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Dob for solar observing, practical or not?


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I'd love a solar scope , but that not going to happen before a lottery win, so....

Is it possible and or practical, to get a filter for the scope and eyepiece and get to see interesting stuff on our nearby star?

I am guessing I need some filterfilm or cover for the opne end of the scope, then some filter that screws into the e/p?

What do we think?

Cheers

Wise

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A filter made of Baader solar film for the end of the scope should be all you need. Just check it every time you use it and make it well enough that it won't blow away in a breeze. Alternatively, buy one ready-made.

There's no need for an eyepiece filter, though some people like to use coloured (and other) filters to bring out detail.

James

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As above. You have an 8 inch scope which is not too large to work without stopping down. On a larger one I'd have suggested reducing the aperture with a mask. As well as ensuring that the Baader film is very secure (very very secure!) do remember to tape the end cap onto the finder or you may feel as if a welder has just given your bonce a squirt with his torch!

You'll see excellent sunspot detail and just maybe a hint of granulation, but not the prominences.

Olly

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Agree with the above comments and as well as the Baader solar film I also use a Baader Solar Continuum Filter on the eyepiece. Be aware that with flextube scopes you need a full truss tube shroud as off axis light can burn holes in things.

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Thanks guys, err yes I hadnt thought of the filter blowing off, err, will have to think of a foolproof way of fixing it.

I do have a shroud, will have to make sure its absolutely light proof, and I dont have a finder as I use a Rigel finder, so thats one less thing to worry about.

Thanks

Wise

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obviously, make sure the scope is in collimation. That will help you get the most out of your scopes resolution and allow you to push higher mags even with unavoidable heat currents associated with viewing in the daylight. try to make a large mask that goes around the OTA at the front, which will block sunlight from hitting your face while viewing.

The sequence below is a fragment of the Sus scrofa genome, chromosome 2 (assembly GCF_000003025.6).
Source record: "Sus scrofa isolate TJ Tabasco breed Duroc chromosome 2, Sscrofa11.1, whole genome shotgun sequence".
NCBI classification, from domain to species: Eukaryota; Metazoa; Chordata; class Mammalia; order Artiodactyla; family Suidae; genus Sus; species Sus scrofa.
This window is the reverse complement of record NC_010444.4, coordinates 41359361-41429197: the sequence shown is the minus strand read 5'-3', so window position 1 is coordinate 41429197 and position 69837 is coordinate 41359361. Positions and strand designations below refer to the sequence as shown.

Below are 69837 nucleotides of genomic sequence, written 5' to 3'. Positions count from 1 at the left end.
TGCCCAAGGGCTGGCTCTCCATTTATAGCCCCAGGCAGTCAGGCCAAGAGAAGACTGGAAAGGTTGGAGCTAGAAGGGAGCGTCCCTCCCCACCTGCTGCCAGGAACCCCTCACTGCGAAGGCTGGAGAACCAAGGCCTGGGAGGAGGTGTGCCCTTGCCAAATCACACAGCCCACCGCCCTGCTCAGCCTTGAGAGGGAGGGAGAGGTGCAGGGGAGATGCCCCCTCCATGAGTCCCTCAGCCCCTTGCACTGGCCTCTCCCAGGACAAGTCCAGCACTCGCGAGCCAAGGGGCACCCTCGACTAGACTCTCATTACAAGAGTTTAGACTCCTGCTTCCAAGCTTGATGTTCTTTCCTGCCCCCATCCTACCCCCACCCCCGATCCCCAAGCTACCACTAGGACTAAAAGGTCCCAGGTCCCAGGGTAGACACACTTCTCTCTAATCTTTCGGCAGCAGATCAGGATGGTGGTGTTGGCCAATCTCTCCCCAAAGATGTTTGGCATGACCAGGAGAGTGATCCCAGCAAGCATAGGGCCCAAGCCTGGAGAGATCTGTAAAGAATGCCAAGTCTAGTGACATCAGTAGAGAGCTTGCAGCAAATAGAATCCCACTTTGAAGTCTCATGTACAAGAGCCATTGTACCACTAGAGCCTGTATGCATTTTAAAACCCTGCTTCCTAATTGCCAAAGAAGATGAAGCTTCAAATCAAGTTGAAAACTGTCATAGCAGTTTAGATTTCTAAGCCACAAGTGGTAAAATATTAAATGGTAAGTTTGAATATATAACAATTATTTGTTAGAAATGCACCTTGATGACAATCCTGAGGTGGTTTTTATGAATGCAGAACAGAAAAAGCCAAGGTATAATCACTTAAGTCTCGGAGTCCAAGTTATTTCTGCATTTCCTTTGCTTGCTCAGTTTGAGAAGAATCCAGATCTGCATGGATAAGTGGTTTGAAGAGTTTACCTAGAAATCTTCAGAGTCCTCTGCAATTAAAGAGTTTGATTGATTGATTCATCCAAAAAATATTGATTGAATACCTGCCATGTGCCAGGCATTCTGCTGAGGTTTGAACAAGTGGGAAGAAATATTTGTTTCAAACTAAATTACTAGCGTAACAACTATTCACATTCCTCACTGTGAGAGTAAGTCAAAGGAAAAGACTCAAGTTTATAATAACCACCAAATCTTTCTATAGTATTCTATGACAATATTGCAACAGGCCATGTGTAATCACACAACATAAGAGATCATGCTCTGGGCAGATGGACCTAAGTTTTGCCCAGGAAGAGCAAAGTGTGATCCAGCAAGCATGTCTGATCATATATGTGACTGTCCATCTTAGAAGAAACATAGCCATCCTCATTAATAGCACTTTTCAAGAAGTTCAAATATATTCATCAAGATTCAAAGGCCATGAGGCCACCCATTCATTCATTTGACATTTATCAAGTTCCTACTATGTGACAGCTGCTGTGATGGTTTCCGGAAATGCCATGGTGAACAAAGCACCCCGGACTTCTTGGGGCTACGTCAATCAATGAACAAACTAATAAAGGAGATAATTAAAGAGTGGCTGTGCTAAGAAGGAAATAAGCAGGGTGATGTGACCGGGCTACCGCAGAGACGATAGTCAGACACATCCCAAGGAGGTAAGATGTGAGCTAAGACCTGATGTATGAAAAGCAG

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i purchased my 300p second hand and its got some solar film under the small removable cap in the main dust cap and it looks simple enough to do with some solar filmn and some sturdy tape.not yet had chance to try it out yet as im a bit nervous

I done the same with my 200P & it worked just fine for me.

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I done the same with my 200P & it worked just fine for me.

So, the filter sits over the small hole on the plastic cover, and this cover goes where? in its origional place on the non flex bit of the tube tube, or over theh top, near the secondary mirror?

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Sorry didnt realise yours was a flextube as mine isnt so I'm guessing you would put the cover in the usual place & put a shroud around the struts to keep the stray light out? I'm sure someone with a flextube will be able to clarify this though.

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yup i have the 200 flexi use the reducer on the cover with the badder soalr film it goes at the top of tube not the hole nearest the mirror and you need to light proof the flex [i use an old camp map [neoprene one] with velcro strap which works well

Edited by dtr42
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  • 2 weeks later...

Wiseman - I have a 10" dob and made my own full(ish) aperture filter. It would be perfect for an 8" as the solar film isn't big enough to make a proper full aperture for my scope. It works a treat though. I stuck some dense foam on the inside so that I could squeeze it over the end of the scope and get a really snug fit that stays put no matter what.

It's made from a hat box which I cut the bottom out of and then cut a hole in the lid and glued them together with the solar film sandwiched in between. Here's a pic of it all in action.

post-8924-0-51379300-1346360740_thumb.jp

post-8924-0-60691500-1346360791_thumb.jp

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